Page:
Saturday, February 13, 2010

Ugh! What was I thinking?

Well, I did it again. Is there something wrong in my brain that makes me do difficult things just for the fun of it?

My very young daughter (she’s young to me) wanted company as she competed in her first mini triathlon. What could I say? After all, she’s my daughter. I could have said any number of things such as, “Are you nuts?” or “I’m a grandma!” or “It’s at five thousand feet!” Hey, I think I said all of those.

I drug my feet. No training for the 300 meter swim. Swimming is my strong suit. I hadn’t been on a bike in months. It’s too wet outside. Two miles wouldn’t be too difficult, I reasoned. One mile run. One mile is just a warm up, right? Sure, but not after the swim and bike ride, and especially not at five thousand feet!

I touched the pool wall at the same moment as my very young daughter. We were both feeling confident as two swimmers were still splashing away in the pool. Here’s the tricky part – we pulled on tight running pants and shirts over wet swim suits. Slipped into our shoes, sped out of the pool door, around the building, and across the street to another facility containing bikes and an indoor track. Did I mention it was January?

Did I mention we were in Utah?

Five thousand feet?

I’m certain I mentioned that!

Sliding my wet bottom onto the slick bike seat, I began to pedal as fast as my burning lungs would allow. I also began to slip behind. I also began to slide off the bike seat! My very young daughter hit the track about a minute and a half ahead of me.

Then the five thousand feet came into play.

I hit the track and in about a minute and a half I also hit a wall!

I reside and train at a comfortable two thousand feet, my lungs happily filled with dense air. The air at five thousand feet is not so dense! I managed to finish my race, lungs bursting in an attempt to absorb enough oxygen to keep me conscious.

I finished five minutes behind my very young daughter. After all, running is her strong suit.

I ingested about a gallon of water and passed on the bagel and cream cheese. I surveyed my competition.

College students - all of them.

I could be their mother! Oh, except for the old guy. He won the whole thing!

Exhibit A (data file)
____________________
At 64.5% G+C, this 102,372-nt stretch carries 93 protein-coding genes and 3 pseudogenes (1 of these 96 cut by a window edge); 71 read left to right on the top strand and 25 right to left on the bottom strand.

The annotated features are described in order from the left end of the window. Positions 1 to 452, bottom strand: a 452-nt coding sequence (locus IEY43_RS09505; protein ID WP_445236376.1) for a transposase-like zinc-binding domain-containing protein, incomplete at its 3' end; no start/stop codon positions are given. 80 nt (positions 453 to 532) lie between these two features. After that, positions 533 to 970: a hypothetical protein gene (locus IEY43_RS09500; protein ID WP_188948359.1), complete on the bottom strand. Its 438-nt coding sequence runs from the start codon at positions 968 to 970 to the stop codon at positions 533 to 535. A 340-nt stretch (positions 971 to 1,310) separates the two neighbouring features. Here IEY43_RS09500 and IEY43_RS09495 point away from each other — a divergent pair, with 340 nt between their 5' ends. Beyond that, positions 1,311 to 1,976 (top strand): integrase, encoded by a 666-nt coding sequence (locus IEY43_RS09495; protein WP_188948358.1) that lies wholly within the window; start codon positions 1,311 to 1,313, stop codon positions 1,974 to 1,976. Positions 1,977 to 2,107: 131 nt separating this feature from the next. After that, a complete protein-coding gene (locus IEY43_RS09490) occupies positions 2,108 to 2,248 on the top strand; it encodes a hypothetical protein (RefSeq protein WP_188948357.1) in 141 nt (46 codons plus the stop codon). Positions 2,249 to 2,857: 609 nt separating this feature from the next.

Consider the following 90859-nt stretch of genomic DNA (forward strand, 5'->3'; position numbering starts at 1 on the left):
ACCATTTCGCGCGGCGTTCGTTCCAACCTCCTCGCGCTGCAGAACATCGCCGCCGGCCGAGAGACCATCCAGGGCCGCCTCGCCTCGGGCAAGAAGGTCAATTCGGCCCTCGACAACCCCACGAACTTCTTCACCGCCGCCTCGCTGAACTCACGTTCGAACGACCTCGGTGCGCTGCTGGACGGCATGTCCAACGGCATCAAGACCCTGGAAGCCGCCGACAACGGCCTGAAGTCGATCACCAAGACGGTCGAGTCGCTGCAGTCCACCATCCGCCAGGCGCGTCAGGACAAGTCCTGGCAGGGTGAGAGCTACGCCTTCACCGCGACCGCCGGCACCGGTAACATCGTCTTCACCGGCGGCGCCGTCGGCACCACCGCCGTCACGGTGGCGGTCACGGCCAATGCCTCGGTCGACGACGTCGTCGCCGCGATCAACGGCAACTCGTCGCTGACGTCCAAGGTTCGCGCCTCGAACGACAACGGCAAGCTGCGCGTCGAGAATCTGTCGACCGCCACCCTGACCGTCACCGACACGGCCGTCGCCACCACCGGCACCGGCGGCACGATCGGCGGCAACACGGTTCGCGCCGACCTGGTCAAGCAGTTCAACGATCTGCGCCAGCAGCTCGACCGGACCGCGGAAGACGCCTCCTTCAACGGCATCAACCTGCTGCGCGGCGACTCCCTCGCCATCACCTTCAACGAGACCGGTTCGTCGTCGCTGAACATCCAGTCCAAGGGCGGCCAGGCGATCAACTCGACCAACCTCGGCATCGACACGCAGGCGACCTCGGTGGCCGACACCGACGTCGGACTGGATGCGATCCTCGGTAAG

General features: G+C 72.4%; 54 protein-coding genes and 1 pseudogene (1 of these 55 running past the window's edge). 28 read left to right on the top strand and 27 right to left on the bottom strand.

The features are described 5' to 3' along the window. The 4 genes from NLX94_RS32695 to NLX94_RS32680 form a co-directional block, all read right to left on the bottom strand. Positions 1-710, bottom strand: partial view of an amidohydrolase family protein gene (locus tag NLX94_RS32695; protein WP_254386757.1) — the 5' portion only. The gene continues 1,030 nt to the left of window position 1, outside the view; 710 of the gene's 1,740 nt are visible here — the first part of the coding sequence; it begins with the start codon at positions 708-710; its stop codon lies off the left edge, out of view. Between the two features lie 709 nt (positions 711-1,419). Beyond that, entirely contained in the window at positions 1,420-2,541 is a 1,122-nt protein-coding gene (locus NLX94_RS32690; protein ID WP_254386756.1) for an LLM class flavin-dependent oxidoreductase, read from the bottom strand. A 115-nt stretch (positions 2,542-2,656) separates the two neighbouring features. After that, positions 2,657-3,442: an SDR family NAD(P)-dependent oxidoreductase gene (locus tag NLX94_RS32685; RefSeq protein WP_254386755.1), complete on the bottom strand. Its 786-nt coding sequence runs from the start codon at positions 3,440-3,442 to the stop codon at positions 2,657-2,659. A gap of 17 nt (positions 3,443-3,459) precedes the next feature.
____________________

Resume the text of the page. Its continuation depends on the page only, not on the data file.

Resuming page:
Yay for old guys!

Nothing like playing it safe!

Whoever heard of getting searched at an airport for being righteous? That’s what I was attempting to do when I packed my scriptures for my trip to Puerto Rico. My traveling companion expected to be strip searched. He carries a card requesting such. It’s not weird, just a medical requirement due to his battery operated heart. I, on the other hand, confidently cruise through security, exercising what little patience I have while waiting on my Energizer Bunny traveling companion.

Not so today! Imagine my surprise when a very polite airport security lady asked, “Whose bag is this? I am going to have to search it. Please come with me.” It wasn’t a request. I began a mental checklist of all items, some of them quite personal, packed in my carry on. What liquid or gel might be hiding in that bag? I purposely packed all hair care products, toothpaste, and liquid makeup in the checked bag. In recent years I have modified my travel routine from, “Pack everything you might need in case you get stuck overnight or your baggage is lost,” to “Don’t carry on anything that might interfere with the ease and swiftness of the security check.” I’ve decided if I don’t have it I don’t need it or I can purchase it if necessary. I could think of nothing in my bag that would flag a search.

“Stand right here and don’t reach inside the bag.” A definite command.

Please don’t riffle through everything right here in public!

“Is there anything fragile in here?”

“Just my camera,” I answered. I hoped. What could I be hiding?

Very quickly she located the culprit. Reaching for my very small, very compact set of scriptures, she announced, “I bet this is it! Too dense to scan through. That’s some heavy reading!"

“My scriptures!” Now that was funny. The discovery did not stop her from running a magnet around the inside of the bag, in and around each zippered pocket, and rescanning the entire bag sans scriptures. It passed.

Phew! I am not a terrorist!